Over the weekend, the entire world looked on in horror as Alexis Tsipras - who just days earlier secured a crucial referendum victory which by all accounts empowered him to ride into Brussels a conquering hero - was eviscerated by German FinMin Wolfgang Schaeuble and several like-minded EU finance ministers who smelled blood last Thursday after Greece submitted a proposal that betrayed the Greek PM’s lack of conviction.
As outlined exhaustively here over the past 24 hours, the new “deal” for Greece has implications far beyond the Aegean and may well mark the beginning of the end for the EMU experiment, for although the Greek drama highlights the need for a fiscal union to compliment the common currency, the "bargaining" stance adopted by Germany makes it far less likely that financially weaker states will be willing to turn over their fiscal affairs to Brussels.
But leaving the bigger picture implications aside for now, the two most important short-term considerations for Greece are: 1) establishing political stability, and 2) stabilizing the banks.
Neither of these will be easy.
In fact, both could prove to be rather monumental tasks. With Tsipras facing a party revolt and the Greek banking sector facing outright insolvency, Deutsche Bank has more on politics and bank "normalization."
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From Deutsche Bank
Next Greek steps
On the political side, statements from Greek PM Tsipras following the conclusion of the summit indicate a desire to take ownership of the "difficult" agreement, despite the large concessions made. We would consider this as significant, as the PM still commands a meaningful degree of influence in Greek public opinion as well as within the SYRIZA party itself. Following Saturday's authorization vote in the Greek parliament, at least 32 government MPs have indicated they would be unwilling to support an agreement, effectively leading to a loss in the government's parliamentary majority. The support of Independent Greek junior coalition member also remains to be seen following negative statements on a potential agreement from party leader Kammenos overnight, effectively leading to a potential loss of more than 40 MPs from the government coalition.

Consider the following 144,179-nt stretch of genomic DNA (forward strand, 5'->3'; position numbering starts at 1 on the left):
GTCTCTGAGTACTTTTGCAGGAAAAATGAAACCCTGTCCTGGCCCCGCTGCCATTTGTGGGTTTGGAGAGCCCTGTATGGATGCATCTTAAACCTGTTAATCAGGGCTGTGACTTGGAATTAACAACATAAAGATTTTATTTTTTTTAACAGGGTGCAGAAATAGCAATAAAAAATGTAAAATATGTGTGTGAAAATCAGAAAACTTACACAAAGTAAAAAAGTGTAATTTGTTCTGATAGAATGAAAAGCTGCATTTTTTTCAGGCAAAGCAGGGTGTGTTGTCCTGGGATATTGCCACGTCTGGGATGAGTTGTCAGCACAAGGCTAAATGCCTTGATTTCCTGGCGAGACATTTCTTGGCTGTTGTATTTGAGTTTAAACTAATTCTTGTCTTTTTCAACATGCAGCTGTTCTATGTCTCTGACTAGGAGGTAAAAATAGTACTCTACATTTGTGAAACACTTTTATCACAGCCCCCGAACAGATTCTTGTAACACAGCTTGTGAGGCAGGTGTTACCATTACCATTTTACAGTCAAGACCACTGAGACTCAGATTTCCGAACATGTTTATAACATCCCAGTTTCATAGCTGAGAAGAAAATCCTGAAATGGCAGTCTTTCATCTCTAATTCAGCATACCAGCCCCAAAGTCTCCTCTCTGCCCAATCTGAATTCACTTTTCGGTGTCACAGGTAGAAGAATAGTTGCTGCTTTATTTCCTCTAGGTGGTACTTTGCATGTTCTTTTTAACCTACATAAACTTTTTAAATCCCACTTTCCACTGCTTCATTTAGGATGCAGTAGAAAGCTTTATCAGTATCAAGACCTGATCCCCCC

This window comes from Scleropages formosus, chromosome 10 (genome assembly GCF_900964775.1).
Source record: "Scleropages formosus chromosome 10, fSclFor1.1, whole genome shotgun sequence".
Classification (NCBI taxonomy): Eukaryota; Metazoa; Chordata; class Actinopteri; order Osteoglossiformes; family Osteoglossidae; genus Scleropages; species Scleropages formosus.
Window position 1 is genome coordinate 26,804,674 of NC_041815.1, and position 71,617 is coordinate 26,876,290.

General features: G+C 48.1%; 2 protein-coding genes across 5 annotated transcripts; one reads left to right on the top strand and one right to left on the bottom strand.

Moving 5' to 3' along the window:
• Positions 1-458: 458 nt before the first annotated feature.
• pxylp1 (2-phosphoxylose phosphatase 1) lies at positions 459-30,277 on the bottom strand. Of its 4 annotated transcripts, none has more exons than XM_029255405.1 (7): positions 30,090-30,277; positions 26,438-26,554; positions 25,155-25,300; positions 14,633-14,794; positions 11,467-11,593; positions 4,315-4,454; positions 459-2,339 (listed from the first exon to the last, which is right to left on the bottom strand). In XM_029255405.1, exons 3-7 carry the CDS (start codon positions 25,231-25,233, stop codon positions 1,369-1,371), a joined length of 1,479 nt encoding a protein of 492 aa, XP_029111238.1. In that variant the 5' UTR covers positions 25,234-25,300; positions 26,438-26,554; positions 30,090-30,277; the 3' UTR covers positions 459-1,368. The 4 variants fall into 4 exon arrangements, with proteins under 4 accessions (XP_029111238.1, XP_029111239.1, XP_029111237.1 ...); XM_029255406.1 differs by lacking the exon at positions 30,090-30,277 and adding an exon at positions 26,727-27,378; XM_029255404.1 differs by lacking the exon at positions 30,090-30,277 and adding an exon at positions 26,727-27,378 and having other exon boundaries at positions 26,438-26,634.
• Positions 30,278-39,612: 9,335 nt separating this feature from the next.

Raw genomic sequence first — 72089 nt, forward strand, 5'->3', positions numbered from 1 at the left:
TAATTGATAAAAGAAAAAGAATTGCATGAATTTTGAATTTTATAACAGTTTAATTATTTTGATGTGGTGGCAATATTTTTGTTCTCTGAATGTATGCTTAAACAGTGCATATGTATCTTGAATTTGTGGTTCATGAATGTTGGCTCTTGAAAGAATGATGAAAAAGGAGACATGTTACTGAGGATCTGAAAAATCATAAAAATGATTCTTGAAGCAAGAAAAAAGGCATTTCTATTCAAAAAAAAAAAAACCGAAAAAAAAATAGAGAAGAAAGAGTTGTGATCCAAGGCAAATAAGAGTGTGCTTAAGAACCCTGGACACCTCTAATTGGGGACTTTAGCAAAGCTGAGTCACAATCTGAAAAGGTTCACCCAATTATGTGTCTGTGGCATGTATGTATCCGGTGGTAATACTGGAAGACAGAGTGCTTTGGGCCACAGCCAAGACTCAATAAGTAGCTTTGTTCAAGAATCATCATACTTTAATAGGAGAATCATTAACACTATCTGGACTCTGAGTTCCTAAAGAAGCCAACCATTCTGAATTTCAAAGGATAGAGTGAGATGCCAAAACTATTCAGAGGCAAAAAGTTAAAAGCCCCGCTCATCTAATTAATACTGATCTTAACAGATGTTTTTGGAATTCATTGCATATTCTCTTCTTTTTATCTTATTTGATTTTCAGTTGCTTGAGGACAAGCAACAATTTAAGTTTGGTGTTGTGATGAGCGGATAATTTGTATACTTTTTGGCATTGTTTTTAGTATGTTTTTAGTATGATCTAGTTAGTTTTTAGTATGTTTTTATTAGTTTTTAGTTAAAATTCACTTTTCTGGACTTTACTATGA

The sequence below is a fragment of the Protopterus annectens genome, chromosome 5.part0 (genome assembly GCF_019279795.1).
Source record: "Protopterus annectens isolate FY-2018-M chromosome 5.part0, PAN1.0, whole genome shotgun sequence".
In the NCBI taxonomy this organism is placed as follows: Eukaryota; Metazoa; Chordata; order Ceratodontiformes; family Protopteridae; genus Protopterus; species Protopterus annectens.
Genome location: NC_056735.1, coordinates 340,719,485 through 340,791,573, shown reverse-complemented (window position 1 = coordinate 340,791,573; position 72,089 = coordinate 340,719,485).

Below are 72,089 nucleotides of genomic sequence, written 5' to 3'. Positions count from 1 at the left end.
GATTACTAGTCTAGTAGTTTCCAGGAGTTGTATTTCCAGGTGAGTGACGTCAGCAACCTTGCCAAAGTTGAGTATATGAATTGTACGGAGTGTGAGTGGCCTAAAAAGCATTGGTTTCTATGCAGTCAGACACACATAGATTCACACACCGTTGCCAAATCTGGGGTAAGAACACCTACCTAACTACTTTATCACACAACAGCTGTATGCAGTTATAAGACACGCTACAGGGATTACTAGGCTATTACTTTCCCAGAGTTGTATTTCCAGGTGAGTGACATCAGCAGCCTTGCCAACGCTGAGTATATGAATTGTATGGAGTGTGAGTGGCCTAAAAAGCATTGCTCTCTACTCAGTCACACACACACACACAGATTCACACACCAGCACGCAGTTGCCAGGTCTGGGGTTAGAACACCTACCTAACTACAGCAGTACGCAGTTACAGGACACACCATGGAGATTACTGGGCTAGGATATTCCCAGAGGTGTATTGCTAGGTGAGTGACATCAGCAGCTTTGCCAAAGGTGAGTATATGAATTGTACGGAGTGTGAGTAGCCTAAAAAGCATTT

As such, we would consider a minority or national unity government as the most likely outcome following the Greek PM's return to Athens later today. A minority government would involve a major cabinet reshuffle by the Prime Minister with the departure of dissenting cabinet ministers (most notably energy minister Lafazanis) and the replacement by more politically-neutral members. Opposition support would remain at arm's length, to be provided by New Democracy, River and PASOK controlling more than 100 MPs. Combined with support from moderate SYRIZA MPs, this would generate a parliamentary majority of at least two-thirds. The alternative outcome would be a government of national unity with more active involvement by pro-European parliaments in the cabinet re-shuffle as well.